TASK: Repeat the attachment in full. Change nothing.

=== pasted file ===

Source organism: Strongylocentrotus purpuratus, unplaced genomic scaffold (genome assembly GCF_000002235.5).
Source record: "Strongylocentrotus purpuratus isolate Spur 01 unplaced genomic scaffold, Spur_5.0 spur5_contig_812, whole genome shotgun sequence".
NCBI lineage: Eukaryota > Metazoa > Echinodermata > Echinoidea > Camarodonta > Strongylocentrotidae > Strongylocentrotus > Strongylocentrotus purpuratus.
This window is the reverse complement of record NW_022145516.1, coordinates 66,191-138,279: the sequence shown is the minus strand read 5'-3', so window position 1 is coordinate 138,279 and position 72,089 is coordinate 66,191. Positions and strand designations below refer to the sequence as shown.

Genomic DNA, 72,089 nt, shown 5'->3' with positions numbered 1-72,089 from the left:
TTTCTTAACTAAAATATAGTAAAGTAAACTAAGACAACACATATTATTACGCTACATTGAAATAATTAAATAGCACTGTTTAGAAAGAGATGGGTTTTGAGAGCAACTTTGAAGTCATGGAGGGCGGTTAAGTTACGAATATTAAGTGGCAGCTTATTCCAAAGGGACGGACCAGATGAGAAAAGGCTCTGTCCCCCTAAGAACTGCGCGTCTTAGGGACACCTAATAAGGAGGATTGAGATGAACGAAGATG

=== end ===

Source organism: Strongylocentrotus purpuratus, unplaced genomic scaffold (genome assembly GCF_000002235.5).
Source record: "Strongylocentrotus purpuratus isolate Spur 01 unplaced genomic scaffold, Spur_5.0 spur5_contig_812, whole genome shotgun sequence".
NCBI lineage: Eukaryota > Metazoa > Echinodermata > Echinoidea > Camarodonta > Strongylocentrotidae > Strongylocentrotus > Strongylocentrotus purpuratus.
This window is the reverse complement of record NW_022145516.1, coordinates 66,191-138,279: the sequence shown is the minus strand read 5'-3', so window position 1 is coordinate 138,279 and position 72,089 is coordinate 66,191. Positions and strand designations below refer to the sequence as shown.

Genomic DNA, 72,089 nt, shown 5'->3' with positions numbered 1-72,089 from the left:
TTTCTTAACTAAAATATAGTAAAGTAAACTAAGACAACACATATTATTACGCTACATTGAAATAATTAAATAGCACTGTTTAGAAAGAGATGGGTTTTGAGAGCAACTTTGAAGTCATGGAGGGCGGTTAAGTTACGAATATTAAGTGGCAGCTTATTCCAAAGGGACGGACCAGATGAGAAAAGGCTCTGTCCCCCTAAGAACTGCGCGTCTTAGGGACACCTAATAAGGAGGATTGAGATGAACGAAGATG